Oh please... Now you are comparing a unionized employee making couple of thousands more in benefits to a CEO literally STEALING millions?
                  Pleaaaase...

                  Face it - you are NOT for "capitalism with socialist safety nets. or socialism with capitalist engines.".
                  I'm guessing that you would like to be, maybe because you have personal issues with your life s

                • Re: (Score:3, Interesting)

                  by BranMan (29917)
                  Bullshit. Retired Police and especially fire fighters should be taken care of well. We don't pay them, especially fire fighters, very well while they are working, and their chosen career chews them up.

                  Consider fire fighters. Smoke inhalation, heavy exertion, burns, broken bones, frostbite - you name it. My father in law is a retired fire fighter and he has gnarled fingers, circulatory problems, a bad back, some burns, missing teeth, digestive problems, the list goes on.

                  Doing that for 30 years, then ret

            • by infinite9 (319274)

              it would be great if we all made $150K a year. now enunciate the real world plan in which that is possible

              thought so

              all you have is wish fulfillment fantasy, not valid social commentary

              i actually consider myself quite liberal and have voted Democratic all my life. but when it comes to unions, i see only a bloated historical anachronism that does more harm than good

              I agree that there are serious problems with unions these days. But we have a bigger problem. $150k a year sounds like a lot to you only because no one you know is making that much. What if everyone were making $150k a year? It wouldn't sound like that much to you. And people making $300k a year would be making a huge amount of money.

              But forget about actual numbers. They're meaningless. What you should really be looking at is purchasing power. How many hours do you have to work to pay for dinner? O

            • Re:well yeah (Score:5, Informative)

              by mcgrew (92797) * on Thursday June 17, 2010 @02:37PM (#32605810) Homepage Journal

              A union allows workers to bargain with employers collectively. Corporations act collectively (RIAA, MPAA, other industry associations), why shouldn't workers?

              The reason Chinese workers are cheaper than American workers is because the cost of living is cheaper there. When I was in Thailand in the USAF in 1974 you could take a bus anywhere in the country for a nickle, buy a tailored silk shirt for $10, feed four people in a restaraunt for a dollar. I paid thirty dollars a month to rent my bungalow (when I got back, for comparison, I paid $160 a month for a shotgun house in the slums and a McDonalds "meal" cost two bucks for one person). Now tell me how you can possibly compete with that?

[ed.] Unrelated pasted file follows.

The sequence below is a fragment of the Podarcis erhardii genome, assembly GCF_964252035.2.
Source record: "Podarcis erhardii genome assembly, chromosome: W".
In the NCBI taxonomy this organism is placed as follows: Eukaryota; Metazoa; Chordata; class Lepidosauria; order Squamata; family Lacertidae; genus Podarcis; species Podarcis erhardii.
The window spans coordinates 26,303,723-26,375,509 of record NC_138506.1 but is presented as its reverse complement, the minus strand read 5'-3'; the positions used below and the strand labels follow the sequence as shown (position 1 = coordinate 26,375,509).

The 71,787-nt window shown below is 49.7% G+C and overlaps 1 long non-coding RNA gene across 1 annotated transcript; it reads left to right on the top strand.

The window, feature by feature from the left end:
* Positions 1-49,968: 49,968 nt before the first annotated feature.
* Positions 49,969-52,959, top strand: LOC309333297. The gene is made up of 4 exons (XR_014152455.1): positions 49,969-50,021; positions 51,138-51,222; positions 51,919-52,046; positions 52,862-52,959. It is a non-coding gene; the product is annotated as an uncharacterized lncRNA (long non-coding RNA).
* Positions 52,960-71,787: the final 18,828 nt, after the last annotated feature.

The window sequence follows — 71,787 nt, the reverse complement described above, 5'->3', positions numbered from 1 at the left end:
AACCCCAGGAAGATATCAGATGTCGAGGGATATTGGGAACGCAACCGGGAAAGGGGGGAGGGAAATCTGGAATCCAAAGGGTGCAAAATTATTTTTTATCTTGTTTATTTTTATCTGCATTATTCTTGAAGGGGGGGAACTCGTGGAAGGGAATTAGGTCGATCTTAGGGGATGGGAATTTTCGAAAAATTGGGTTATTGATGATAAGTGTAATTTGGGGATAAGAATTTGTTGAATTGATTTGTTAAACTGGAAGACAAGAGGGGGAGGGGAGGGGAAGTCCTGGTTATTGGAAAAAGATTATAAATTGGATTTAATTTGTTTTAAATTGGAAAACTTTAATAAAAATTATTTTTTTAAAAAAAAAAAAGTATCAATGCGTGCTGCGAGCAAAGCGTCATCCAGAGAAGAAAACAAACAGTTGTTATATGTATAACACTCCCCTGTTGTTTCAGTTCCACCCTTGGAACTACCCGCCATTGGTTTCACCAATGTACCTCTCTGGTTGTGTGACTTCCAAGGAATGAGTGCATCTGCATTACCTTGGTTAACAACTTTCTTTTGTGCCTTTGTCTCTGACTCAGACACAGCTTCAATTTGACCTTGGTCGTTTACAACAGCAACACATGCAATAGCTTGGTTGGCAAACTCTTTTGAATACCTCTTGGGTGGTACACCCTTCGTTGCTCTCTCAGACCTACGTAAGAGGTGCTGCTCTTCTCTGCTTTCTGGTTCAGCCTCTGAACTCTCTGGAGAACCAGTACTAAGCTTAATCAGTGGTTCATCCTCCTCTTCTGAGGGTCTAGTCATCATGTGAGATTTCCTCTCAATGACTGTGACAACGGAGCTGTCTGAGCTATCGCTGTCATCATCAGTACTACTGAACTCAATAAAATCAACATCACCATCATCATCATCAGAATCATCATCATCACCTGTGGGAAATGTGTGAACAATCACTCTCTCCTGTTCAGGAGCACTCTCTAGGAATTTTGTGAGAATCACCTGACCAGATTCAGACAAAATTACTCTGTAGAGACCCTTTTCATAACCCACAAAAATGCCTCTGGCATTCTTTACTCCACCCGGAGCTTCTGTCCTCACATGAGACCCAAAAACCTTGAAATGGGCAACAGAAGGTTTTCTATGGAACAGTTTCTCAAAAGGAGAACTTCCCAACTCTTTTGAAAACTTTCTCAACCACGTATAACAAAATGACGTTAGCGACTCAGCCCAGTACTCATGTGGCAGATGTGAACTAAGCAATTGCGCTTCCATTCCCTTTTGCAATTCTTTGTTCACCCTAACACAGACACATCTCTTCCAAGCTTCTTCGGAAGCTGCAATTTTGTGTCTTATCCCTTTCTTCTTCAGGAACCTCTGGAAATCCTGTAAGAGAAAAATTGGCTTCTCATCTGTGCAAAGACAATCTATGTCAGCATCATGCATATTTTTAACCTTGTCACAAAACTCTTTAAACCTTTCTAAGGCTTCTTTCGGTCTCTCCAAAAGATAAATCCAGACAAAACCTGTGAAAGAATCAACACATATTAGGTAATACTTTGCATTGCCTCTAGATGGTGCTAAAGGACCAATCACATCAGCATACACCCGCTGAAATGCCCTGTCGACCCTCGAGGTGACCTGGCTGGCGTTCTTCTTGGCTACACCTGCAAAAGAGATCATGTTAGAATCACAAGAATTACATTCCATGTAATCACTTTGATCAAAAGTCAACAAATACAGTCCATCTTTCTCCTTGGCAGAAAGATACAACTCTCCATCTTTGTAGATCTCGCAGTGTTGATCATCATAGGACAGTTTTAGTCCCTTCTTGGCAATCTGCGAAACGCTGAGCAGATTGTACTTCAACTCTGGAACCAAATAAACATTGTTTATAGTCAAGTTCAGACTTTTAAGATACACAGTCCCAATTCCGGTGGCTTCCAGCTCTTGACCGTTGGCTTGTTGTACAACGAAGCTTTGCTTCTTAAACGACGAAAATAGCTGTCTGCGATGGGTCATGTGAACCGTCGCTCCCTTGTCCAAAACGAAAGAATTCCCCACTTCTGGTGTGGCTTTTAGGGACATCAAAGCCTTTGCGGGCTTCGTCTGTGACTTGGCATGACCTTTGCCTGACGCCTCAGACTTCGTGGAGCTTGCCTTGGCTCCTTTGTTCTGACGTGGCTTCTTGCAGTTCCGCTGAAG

And here's a little tip: most union workers don't earn $150k/yr. I have a friend who's worked for the postal service for thirty years fixing those big mail boxes, he makes $75k. Were it not for his union he'd probably be making little more than minimum wage.

              Unless you're a corporatist or business owner, you're dead wrong about unions. Any working person who is anti-union is stupid, ignorant, or crazy.

          • You feel like you're making more than your parents and grand-parents did, because the absolute number is higher. But in terms of purchasing power, you're making much less. Those union workers we like to complain about are actually living the way our grandparents did.

            That is complete and utter BS. I am not a good comparison for my parents, but I have a good friend who is. I am one of six children, my friend has eight children. My mother was a nurse, my father was a jack of all trades. My friend is a jack of all trades, his wife is a nurse. My parents had only one car until after my oldest two siblings left for college, my friend and his wife have never had less than two cars. I could go on, but by any metric, my friend with 8 children has greater purchasing power than m

          • by Z34107 (925136)

            Except that "wage inflation," whatever you meant by that, has no bearing on the calculation of inflation.

            The US calculates inflation by constructing a basket of goods that represents what a typical consumer purchases - e.g., x loaves of bread, y new cars. They then find out how much the basket costs this month rather than last month - e.g., prices for bread went up, so now the basket costs x+1 instead of x.

            If you buy the same things you always did, but this month they cost you more, that's inflation. Wage

        • Re: (Score:3, Interesting)

          by Darth_brooks (180756) *

          at one time, when gilded age corporatist assholes employed pinkerton's thugs to kneecap guys just trying to earn enough to feed his children, unions were heroic and noble

          Now the corporatist assholes jack up your health insurance co-pays, (or your premium rates, or just plain get rid your your healthcare benefits) raid the company pension plan (if it still exists) for a new condo in Maui, or manipulate the stock price (which is a nice chunk of your 401k) to make a few bucks on the side, or run the company in